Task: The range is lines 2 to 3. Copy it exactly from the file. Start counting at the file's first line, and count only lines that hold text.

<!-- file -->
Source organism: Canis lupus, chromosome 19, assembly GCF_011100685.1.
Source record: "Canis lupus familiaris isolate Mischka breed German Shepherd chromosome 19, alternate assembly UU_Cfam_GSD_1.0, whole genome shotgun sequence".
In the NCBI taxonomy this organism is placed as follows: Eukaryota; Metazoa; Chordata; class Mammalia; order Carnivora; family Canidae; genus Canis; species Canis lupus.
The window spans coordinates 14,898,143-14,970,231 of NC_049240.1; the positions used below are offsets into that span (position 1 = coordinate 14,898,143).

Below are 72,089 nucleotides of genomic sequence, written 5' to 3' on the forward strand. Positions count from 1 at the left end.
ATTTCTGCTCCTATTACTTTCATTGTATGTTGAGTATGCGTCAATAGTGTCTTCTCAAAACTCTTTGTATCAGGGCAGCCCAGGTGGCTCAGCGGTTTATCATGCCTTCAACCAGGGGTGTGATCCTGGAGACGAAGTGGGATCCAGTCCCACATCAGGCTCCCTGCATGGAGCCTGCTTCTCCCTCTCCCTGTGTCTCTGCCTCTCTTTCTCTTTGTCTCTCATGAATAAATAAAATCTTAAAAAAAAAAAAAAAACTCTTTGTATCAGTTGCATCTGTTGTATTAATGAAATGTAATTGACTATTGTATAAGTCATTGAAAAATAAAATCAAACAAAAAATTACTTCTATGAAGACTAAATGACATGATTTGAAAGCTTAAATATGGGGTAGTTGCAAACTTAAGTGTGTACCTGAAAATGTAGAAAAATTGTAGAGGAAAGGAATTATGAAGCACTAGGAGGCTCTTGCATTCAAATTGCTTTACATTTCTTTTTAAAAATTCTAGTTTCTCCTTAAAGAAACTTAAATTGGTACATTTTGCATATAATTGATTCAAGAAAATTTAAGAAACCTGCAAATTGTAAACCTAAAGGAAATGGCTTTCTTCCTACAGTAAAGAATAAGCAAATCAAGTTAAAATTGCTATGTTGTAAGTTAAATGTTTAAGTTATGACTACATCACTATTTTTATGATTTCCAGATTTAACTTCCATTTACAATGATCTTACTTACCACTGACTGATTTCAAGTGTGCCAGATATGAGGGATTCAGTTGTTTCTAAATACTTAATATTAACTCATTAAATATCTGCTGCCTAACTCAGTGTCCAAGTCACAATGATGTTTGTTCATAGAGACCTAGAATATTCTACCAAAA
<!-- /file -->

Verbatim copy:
Source record: "Canis lupus familiaris isolate Mischka breed German Shepherd chromosome 19, alternate assembly UU_Cfam_GSD_1.0, whole genome shotgun sequence".
In the NCBI taxonomy this organism is placed as follows: Eukaryota; Metazoa; Chordata; class Mammalia; order Carnivora; family Canidae; genus Canis; species Canis lupus.